Mistakes Everyone Makes When Reheating Fried Food

Nothing quite beats the crispy goodness that is fried food straight out of the oil, and that's a fact. But if you're like one of the many Americans that lives for the simple pleasures in life — like an order of piping hot, salty french fries — then you've probably faced the impossible struggle of reheating them.

National Geographic states that the typical person in the U.S. eats about 29 pounds of french fries per year. With that many fries, leftovers are bound to happen, and it would be a shame to waste all those potatoes just because they get soggy!

On The Gas notes that there are two main hurdles with hanging onto all fried food: trapped heat and water. Since deep-fried foods are extra moist, that steam can break down the crispy outer layer of your fried chicken, making it reheat into mush. According to Chatelaine, potatoes are especially susceptible to the leftover-and-limp fiasco, since the starches in them expand when cooking. As the side cools down, the starches secrete moisture and wreak havoc on your formerly golden fries.

You may not be storing your fried leftovers correctly

Sometimes it's tempting to toss your leftovers in the fridge right when you get home, but if you want to preserve fried food, you need to store it properly. Takeout food often comes in styrofoam containers because they trap heat, but if you plan on leaving your wings for a bit, consider transferring them to a vented cardboard box or food storage container (via Mr. TakeOutBags). The outlet also recommends using a light hand with any cling wrap, since wrapping your fried chicken too tight can seal in extra moisture. Whatever you do, avoid storing your food in anything airtight!

Another pro tip courtesy of On The Gas is to always store your fried leftovers over a paper towel. The paper towel will absorb most of the excess grease that would otherwise turn your food into a mushy mess.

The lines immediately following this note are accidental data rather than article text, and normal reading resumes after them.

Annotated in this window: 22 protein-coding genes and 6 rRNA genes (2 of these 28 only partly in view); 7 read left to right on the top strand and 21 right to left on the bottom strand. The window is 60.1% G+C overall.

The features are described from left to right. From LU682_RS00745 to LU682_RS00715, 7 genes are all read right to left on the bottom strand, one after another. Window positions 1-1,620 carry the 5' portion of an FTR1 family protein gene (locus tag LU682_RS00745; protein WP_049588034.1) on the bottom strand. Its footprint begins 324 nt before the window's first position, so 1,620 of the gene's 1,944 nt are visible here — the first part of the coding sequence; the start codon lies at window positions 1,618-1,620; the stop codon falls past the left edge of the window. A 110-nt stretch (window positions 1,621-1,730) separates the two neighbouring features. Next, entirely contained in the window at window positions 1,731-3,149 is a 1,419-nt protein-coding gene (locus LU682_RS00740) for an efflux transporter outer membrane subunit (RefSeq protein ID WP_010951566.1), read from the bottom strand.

If you plan on enjoying last night's leftovers for dinner tonight, The Jewish Week Food & Wine suggests taking the food out of the fridge a bit early. Let it sit on the counter for half an hour to eliminate some of that extra grease.

Skip the microwave when you reheat fried foods

The microwave definitely has its place in the kitchen (we're looking at you, chocolate brownie mug cake), but ditch it when it comes to fried leftovers. Whether it's chicken tenders, waffle fries, or copycat Burger King onion rings, the science of food is not in your favor and you'll likely be stuck with a soggy excuse of a meal.

If you're going to treat yourself to some fried food, you may as well enjoy it — even leftover. Take the extra time to make sure your leftover wings come out as crispy as they were fresh from the fryer.

The Jewish Week Food & Wine recommends using your oven to resurrect your fried food, since it's the easiest method with the crispiest results. Preheat a large baking sheet (with or without a wire rack) in your oven at 400 degrees Fahrenheit. Once it's hot, spread out the leftovers in a single layer. You don't want to crowd the food! Depending on the item, leave it to cook between ten to 20 minutes. Check periodically and flip halfway, too.

You can use a broiler instead, but be sure to keep an eye on your leftovers so they don't burn; that's a whole other problem!